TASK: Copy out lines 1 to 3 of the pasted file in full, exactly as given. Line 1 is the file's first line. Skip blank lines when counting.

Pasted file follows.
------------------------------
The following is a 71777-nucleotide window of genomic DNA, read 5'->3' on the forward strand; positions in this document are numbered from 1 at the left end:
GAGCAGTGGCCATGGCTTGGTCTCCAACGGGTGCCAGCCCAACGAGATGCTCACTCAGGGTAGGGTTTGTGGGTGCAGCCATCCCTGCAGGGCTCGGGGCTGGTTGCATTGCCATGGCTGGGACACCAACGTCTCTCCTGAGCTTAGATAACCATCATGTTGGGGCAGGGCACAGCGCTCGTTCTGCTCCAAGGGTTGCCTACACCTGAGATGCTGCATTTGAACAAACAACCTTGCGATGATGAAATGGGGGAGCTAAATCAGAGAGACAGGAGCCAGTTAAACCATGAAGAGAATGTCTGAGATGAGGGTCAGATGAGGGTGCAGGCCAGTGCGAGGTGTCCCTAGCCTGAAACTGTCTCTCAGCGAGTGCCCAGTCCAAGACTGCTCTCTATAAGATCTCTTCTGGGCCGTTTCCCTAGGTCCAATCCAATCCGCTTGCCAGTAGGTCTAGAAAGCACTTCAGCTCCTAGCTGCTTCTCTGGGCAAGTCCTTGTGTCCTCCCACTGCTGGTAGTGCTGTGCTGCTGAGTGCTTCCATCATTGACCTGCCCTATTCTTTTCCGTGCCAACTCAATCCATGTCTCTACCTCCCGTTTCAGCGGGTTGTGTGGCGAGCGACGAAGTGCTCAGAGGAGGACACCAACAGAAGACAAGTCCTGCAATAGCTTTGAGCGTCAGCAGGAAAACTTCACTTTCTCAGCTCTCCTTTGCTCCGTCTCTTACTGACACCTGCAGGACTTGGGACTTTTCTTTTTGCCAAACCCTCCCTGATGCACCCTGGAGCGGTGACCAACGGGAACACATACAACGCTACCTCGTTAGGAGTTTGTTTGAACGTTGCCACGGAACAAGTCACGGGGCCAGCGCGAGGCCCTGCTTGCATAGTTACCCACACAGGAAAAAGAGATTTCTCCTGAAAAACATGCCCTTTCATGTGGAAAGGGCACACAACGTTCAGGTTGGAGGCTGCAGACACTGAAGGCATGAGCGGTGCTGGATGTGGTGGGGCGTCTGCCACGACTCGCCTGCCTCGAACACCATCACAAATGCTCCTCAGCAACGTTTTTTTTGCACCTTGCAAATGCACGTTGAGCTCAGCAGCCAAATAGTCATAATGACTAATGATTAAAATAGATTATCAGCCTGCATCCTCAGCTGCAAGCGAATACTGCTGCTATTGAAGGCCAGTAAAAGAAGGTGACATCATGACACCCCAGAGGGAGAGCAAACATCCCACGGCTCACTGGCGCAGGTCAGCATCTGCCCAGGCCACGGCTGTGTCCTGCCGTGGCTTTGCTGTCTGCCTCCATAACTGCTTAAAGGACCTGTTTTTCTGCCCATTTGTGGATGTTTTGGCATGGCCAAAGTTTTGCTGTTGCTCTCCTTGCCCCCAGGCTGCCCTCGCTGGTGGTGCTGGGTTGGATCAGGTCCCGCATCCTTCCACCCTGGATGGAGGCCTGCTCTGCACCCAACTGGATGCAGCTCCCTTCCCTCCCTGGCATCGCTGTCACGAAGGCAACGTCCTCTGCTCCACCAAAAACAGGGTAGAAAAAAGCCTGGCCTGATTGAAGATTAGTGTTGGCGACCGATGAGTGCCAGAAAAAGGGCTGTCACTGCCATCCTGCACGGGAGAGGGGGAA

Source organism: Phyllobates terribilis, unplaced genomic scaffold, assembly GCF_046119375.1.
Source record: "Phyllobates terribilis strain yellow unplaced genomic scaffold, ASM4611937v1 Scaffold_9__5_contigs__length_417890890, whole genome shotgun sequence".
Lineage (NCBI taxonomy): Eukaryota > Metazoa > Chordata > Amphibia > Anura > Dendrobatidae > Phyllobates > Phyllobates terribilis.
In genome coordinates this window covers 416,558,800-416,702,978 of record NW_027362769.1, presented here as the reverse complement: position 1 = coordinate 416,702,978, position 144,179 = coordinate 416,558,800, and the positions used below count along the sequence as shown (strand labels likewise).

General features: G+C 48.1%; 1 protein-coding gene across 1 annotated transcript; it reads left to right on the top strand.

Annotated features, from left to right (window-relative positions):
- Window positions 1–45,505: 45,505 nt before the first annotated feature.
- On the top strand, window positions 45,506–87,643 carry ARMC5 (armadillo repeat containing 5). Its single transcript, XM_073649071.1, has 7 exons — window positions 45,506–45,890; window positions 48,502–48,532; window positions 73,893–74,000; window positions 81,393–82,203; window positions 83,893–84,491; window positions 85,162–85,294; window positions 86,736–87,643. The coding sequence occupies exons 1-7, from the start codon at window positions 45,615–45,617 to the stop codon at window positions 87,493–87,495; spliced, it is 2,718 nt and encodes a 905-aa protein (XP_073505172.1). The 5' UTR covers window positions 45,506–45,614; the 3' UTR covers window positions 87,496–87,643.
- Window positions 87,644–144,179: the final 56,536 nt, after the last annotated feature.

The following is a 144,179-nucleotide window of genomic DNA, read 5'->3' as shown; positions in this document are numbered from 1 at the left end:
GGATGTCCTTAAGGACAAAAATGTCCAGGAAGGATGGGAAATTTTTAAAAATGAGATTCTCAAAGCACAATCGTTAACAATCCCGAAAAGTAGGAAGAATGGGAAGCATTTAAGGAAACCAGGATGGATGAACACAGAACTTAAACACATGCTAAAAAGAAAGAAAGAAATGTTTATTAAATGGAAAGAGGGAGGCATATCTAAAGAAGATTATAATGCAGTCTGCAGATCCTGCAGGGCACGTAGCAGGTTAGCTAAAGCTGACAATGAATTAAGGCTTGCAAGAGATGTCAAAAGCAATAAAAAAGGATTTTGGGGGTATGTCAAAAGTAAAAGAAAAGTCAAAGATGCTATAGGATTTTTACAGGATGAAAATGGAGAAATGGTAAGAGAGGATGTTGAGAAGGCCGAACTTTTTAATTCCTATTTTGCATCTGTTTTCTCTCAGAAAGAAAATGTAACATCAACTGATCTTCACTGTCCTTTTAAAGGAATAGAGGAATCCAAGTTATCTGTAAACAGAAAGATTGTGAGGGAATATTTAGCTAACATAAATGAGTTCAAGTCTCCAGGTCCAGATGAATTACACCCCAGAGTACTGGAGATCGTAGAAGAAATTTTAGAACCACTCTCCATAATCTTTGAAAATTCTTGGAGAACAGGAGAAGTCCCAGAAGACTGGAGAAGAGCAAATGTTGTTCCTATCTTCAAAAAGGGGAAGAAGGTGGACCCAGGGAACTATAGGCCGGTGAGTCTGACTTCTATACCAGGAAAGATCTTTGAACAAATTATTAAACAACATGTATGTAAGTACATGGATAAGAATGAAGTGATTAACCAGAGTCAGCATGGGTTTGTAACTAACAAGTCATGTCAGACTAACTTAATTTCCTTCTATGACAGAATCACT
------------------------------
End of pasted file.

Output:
The following is a 71777-nucleotide window of genomic DNA, read 5'->3' on the forward strand; positions in this document are numbered from 1 at the left end:
GAGCAGTGGCCATGGCTTGGTCTCCAACGGGTGCCAGCCCAACGAGATGCTCACTCAGGGTAGGGTTTGTGGGTGCAGCCATCCCTGCAGGGCTCGGGGCTGGTTGCATTGCCATGGCTGGGACACCAACGTCTCTCCTGAGCTTAGATAACCATCATGTTGGGGCAGGGCACAGCGCTCGTTCTGCTCCAAGGGTTGCCTACACCTGAGATGCTGCATTTGAACAAACAACCTTGCGATGATGAAATGGGGGAGCTAAATCAGAGAGACAGGAGCCAGTTAAACCATGAAGAGAATGTCTGAGATGAGGGTCAGATGAGGGTGCAGGCCAGTGCGAGGTGTCCCTAGCCTGAAACTGTCTCTCAGCGAGTGCCCAGTCCAAGACTGCTCTCTATAAGATCTCTTCTGGGCCGTTTCCCTAGGTCCAATCCAATCCGCTTGCCAGTAGGTCTAGAAAGCACTTCAGCTCCTAGCTGCTTCTCTGGGCAAGTCCTTGTGTCCTCCCACTGCTGGTAGTGCTGTGCTGCTGAGTGCTTCCATCATTGACCTGCCCTATTCTTTTCCGTGCCAACTCAATCCATGTCTCTACCTCCCGTTTCAGCGGGTTGTGTGGCGAGCGACGAAGTGCTCAGAGGAGGACACCAACAGAAGACAAGTCCTGCAATAGCTTTGAGCGTCAGCAGGAAAACTTCACTTTCTCAGCTCTCCTTTGCTCCGTCTCTTACTGACACCTGCAGGACTTGGGACTTTTCTTTTTGCCAAACCCTCCCTGATGCACCCTGGAGCGGTGACCAACGGGAACACATACAACGCTACCTCGTTAGGAGTTTGTTTGAACGTTGCCACGGAACAAGTCACGGGGCCAGCGCGAGGCCCTGCTTGCATAGTTACCCACACAGGAAAAAGAGATTTCTCCTGAAAAACATGCCCTTTCATGTGGAAAGGGCACACAACGTTCAGGTTGGAGGCTGCAGACACTGAAGGCATGAGCGGTGCTGGATGTGGTGGGGCGTCTGCCACGACTCGCCTGCCTCGAACACCATCACAAATGCTCCTCAGCAACGTTTTTTTTGCACCTTGCAAATGCACGTTGAGCTCAGCAGCCAAATAGTCATAATGACTAATGATTAAAATAGATTATCAGCCTGCATCCTCAGCTGCAAGCGAATACTGCTGCTATTGAAGGCCAGTAAAAGAAGGTGACATCATGACACCCCAGAGGGAGAGCAAACATCCCACGGCTCACTGGCGCAGGTCAGCATCTGCCCAGGCCACGGCTGTGTCCTGCCGTGGCTTTGCTGTCTGCCTCCATAACTGCTTAAAGGACCTGTTTTTCTGCCCATTTGTGGATGTTTTGGCATGGCCAAAGTTTTGCTGTTGCTCTCCTTGCCCCCAGGCTGCCCTCGCTGGTGGTGCTGGGTTGGATCAGGTCCCGCATCCTTCCACCCTGGATGGAGGCCTGCTCTGCACCCAACTGGATGCAGCTCCCTTCCCTCCCTGGCATCGCTGTCACGAAGGCAACGTCCTCTGCTCCACCAAAAACAGGGTAGAAAAAAGCCTGGCCTGATTGAAGATTAGTGTTGGCGACCGATGAGTGCCAGAAAAAGGGCTGTCACTGCCATCCTGCACGGGAGAGGGGGAA

Source organism: Phyllobates terribilis, unplaced genomic scaffold, assembly GCF_046119375.1.